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Overview of Newly Revealed Reform Details for the China (Shanghai) Pilot Free Trade Zone

On September 29th, 2013, China officially launched the China (Shanghai) Pilot Free Trade Zone (the “Shanghai FTZ”) by promulgating the “Framework Plan for the China (Shanghai) Free Trade Zone” (the “Framework Plan”). Compared with other regions in China, the Shanghai FTZ has adopted a friendlier regulatory system and is trying to accomplish the goal of lifting the zone up to International standards. The Shanghai FTZ reform details include loosened regulations for Foreign Invested Enterprises, service sectors opening to foreign capital, and a “Negative list” of industries in which foreign investors must abide by certain restrictions.

Reformation of Requirements upon Foreign Investors

In the past, before a foreign investor was able to set up a Foreign Invested Enterprise (an “FIE”) in China, the government required that the foreign investor perform an examination and approval procedure with the local Ministry of Commerce (the “COFCOM”). The minimum registered capital of the to-be-formed FIE had to be at least RMB 100,000. Also, the government required that 20% of the registered capital be paid within 3 months of the issuance of the FIE’s business license and the balance be paid in full within 2 years.

Now, under the Framework Plan, if a foreign investor chooses to set up an FIE in the Shanghai FTZ, the aforesaid requirements will be cancelled. This means that the foreign investor is only required to carry out the registration procedure with the local State Administration of Industry and Commerce (the “AIC”), which will only take four working days. This is also known as the “AIC One-off acceptance” system and there is no minimum registered capital requirement or set payment schedule.

Service Sectors to Open Up to Foreign Capital

Under the Framework Plan, six service sectors which include the financial services, transportation services, commerce and trade services, professional services, cultural services, and public services are additionally open to both foreign and domestic capital.

Of specific reform, in the banking service sector, foreign banks no longer need to set up a representative office and operate it in China for at least two years before they may set up an operating branch or a wholly foreign-owned bank.

In the sector of value-added telecommunications, qualified FIEs will be allowed, subject to network information security, to engage in specific value added telecommunication services. However, according to the Framework Plan, approval by the State Council is required if any limitations exist within the current administrative regulations.

The “Negative List”

China has also promulgated a so-called “Negative List” to put a virtual “off limits” in place upon foreign investments in the Shanghai FTZ. Foreign investors must satisfy the requirements as stipulated in the Negative List before they set up a FIE in an industry which is stated to be in the Negative List. For an industry outside the Negative List, a foreign investor may invest without any restrictions.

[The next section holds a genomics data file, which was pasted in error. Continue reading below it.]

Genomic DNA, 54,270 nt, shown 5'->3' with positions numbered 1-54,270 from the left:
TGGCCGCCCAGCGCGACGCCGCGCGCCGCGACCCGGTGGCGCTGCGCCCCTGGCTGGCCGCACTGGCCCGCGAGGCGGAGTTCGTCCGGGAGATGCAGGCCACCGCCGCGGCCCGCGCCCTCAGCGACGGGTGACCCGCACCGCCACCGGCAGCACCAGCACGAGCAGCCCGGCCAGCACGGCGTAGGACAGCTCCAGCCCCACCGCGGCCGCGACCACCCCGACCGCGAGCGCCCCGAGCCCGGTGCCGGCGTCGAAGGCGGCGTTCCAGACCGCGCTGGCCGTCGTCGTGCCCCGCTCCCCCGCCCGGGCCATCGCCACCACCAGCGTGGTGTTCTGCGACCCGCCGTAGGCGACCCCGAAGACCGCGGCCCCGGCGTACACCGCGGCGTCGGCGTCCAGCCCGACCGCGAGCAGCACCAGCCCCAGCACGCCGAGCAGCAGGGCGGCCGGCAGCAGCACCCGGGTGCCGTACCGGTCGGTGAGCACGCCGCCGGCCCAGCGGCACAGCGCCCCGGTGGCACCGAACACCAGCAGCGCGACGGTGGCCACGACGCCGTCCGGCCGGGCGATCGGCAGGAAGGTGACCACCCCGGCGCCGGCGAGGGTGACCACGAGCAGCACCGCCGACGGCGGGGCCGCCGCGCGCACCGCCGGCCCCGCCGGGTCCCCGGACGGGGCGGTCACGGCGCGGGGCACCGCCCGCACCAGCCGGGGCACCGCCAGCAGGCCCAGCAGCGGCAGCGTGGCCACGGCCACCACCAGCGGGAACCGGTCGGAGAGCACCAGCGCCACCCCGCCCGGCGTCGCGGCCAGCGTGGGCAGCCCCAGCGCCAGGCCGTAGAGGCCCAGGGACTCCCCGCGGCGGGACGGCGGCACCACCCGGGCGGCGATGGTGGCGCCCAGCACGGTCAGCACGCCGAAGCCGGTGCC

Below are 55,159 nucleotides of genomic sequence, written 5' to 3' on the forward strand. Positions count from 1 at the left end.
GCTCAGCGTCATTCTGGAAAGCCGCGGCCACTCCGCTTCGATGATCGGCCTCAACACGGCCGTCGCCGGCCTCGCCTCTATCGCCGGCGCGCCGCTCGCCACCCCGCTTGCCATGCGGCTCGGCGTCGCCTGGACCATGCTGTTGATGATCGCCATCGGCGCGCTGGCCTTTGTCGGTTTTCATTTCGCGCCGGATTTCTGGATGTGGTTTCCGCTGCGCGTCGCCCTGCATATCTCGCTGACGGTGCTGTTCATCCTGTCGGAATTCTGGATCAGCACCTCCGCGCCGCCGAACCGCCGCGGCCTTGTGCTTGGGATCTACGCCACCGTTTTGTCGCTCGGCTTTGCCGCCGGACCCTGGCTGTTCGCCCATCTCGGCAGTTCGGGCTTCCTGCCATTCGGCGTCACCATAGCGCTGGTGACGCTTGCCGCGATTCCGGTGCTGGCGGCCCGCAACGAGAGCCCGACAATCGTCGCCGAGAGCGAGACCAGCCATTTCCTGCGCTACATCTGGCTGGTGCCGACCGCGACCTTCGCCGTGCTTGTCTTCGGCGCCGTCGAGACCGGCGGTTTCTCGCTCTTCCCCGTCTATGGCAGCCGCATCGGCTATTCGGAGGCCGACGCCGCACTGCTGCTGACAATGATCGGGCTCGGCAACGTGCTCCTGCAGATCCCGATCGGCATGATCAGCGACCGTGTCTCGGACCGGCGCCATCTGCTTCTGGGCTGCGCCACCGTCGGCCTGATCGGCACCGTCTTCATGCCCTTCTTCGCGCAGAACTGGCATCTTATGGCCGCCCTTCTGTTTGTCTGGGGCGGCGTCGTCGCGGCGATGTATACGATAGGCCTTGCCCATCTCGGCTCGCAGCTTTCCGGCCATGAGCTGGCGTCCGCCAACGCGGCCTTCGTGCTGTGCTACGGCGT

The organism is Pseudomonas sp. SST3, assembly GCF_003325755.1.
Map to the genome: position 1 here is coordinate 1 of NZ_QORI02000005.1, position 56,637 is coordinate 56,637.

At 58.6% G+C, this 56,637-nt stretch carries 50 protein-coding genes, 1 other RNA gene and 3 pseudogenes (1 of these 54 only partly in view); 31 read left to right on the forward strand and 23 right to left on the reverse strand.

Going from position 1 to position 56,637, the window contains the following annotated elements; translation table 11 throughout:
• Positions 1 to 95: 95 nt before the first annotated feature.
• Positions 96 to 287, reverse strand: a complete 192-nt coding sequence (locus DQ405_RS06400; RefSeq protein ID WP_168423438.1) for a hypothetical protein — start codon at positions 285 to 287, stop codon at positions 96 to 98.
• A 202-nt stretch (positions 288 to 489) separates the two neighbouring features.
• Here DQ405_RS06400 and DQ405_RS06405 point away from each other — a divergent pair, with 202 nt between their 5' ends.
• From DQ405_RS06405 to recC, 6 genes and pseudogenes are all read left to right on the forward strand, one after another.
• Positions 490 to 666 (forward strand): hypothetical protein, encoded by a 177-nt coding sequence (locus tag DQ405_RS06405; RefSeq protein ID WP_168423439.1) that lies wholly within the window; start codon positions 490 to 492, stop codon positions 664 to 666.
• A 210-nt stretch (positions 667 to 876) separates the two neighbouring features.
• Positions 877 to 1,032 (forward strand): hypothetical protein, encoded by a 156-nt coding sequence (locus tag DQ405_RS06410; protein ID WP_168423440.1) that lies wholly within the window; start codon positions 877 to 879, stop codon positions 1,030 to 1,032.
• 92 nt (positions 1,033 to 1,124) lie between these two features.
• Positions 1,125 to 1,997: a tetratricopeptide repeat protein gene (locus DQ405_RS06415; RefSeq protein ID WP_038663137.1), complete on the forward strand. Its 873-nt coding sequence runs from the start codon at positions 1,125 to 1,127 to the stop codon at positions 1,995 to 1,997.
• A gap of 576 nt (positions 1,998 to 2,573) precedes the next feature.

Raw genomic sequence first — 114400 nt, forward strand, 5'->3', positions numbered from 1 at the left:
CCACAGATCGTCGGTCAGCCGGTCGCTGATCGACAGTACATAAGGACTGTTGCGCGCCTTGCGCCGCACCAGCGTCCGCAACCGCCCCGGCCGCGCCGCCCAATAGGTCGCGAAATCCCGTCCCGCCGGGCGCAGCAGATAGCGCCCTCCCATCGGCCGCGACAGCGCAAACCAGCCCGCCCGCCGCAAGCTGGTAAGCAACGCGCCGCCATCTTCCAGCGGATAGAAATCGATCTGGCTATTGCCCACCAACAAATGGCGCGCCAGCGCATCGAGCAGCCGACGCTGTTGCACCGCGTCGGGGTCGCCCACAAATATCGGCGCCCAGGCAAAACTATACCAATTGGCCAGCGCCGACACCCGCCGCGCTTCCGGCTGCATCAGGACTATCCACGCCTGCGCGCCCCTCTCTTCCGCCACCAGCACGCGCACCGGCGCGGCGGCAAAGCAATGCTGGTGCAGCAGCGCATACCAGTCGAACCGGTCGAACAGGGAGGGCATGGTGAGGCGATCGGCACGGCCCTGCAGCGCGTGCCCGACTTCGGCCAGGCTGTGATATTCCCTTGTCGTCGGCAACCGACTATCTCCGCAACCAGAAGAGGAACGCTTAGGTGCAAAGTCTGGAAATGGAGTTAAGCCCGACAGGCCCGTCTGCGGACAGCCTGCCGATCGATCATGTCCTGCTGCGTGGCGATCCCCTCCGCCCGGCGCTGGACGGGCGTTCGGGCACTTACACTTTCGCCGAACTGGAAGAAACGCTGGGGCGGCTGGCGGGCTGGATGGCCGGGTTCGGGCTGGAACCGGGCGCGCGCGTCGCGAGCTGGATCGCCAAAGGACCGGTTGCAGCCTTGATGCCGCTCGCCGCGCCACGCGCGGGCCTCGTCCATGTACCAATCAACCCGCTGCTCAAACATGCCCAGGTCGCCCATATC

The Negative List covers 18 main sectors divided further into 1,069 subcategories, and it includes 190 special regulatory measures. The Negative List is designed to help reduce administrative interference and build an international business investment management system. However, analysts have commented that the Negative List is longer and more restricted than the market had expected.

Others Details of the Framework Plan

According to the Framework Plan, the Shanghai FTZ will pilot RMB capital account convertibility, interest rate liberalization, and the cross-border use of RMB. It will adopt a more efficient foreign exchange control to better facilitate trade and investment. Enterprises are encouraged to leverage against both domestic and international market resources to liberalize cross-border financing.

In the Shanghai FTZ, an enterprise’s annual reports will be released to the public (in other regions of China an enterprise’s corporate information is not open to the public unless it includes very fundamental information). The enterprise is required to present authentic information in its annual report.

For a foreign invested advertising enterprise, the record-filing system will be adopted.

The Shanghai FTZ will also adopt an information checking system to assure credit supervision of enterprises established within the zone.

The Shanghai FTZ is a critical stepping stone and a valuable trial for a system of open economy that may, in the future, be promoted throughout China. Analysts state that constant refinement will be necessary and it is clear that progress is being and will only continue to be made.

For further information about Shanghai FTZ, please contact us at mail@lehmanlaw.com or visit our website at www.lehmanlaw.com.


Edward Lehman雷曼法学博士
Managing Director 董事长

LEHMAN, LEE & XU China Lawyers

LEHMAN, LEE & XU is a top-tier Chinese law firm specializing in corporate, commercial, intellectual property, and labor and employment matters. For further information on any issue discussed in this edition of China Capital Markets In The News or for all other enquiries, please e-mail us at mail@lehmanlaw.com or visit our website at www.lehmanlaw.com.

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